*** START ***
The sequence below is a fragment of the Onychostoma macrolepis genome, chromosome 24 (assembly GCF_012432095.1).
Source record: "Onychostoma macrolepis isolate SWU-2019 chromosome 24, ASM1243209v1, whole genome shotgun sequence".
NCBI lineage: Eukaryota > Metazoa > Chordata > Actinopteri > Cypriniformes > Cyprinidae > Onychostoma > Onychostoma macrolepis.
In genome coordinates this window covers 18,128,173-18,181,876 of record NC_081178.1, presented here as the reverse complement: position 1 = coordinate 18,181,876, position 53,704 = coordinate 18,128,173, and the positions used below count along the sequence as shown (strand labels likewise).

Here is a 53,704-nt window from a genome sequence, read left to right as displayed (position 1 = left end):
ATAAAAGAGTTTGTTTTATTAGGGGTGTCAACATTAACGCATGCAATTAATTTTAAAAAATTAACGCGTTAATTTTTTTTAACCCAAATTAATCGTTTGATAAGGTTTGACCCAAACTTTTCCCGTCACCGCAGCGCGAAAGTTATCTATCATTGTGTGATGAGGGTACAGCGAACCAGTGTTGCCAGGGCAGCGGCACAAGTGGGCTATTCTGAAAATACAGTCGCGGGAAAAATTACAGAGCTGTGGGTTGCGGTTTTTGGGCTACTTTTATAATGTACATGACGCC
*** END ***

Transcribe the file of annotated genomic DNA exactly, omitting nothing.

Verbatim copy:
The sequence below is a fragment of the Onychostoma macrolepis genome, chromosome 24 (assembly GCF_012432095.1).
Source record: "Onychostoma macrolepis isolate SWU-2019 chromosome 24, ASM1243209v1, whole genome shotgun sequence".
NCBI lineage: Eukaryota > Metazoa > Chordata > Actinopteri > Cypriniformes > Cyprinidae > Onychostoma > Onychostoma macrolepis.
In genome coordinates this window covers 18,128,173-18,181,876 of record NC_081178.1, presented here as the reverse complement: position 1 = coordinate 18,181,876, position 53,704 = coordinate 18,128,173, and the positions used below count along the sequence as shown (strand labels likewise).

Here is a 53,704-nt window from a genome sequence, read left to right as displayed (position 1 = left end):
ATAAAAGAGTTTGTTTTATTAGGGGTGTCAACATTAACGCATGCAATTAATTTTAAAAAATTAACGCGTTAATTTTTTTTAACCCAAATTAATCGTTTGATAAGGTTTGACCCAAACTTTTCCCGTCACCGCAGCGCGAAAGTTATCTATCATTGTGTGATGAGGGTACAGCGAACCAGTGTTGCCAGGGCAGCGGCACAAGTGGGCTATTCTGAAAATACAGTCGCGGGAAAAATTACAGAGCTGTGGGTTGCGGTTTTTGGGCTACTTTTATAATGTACATGACGCC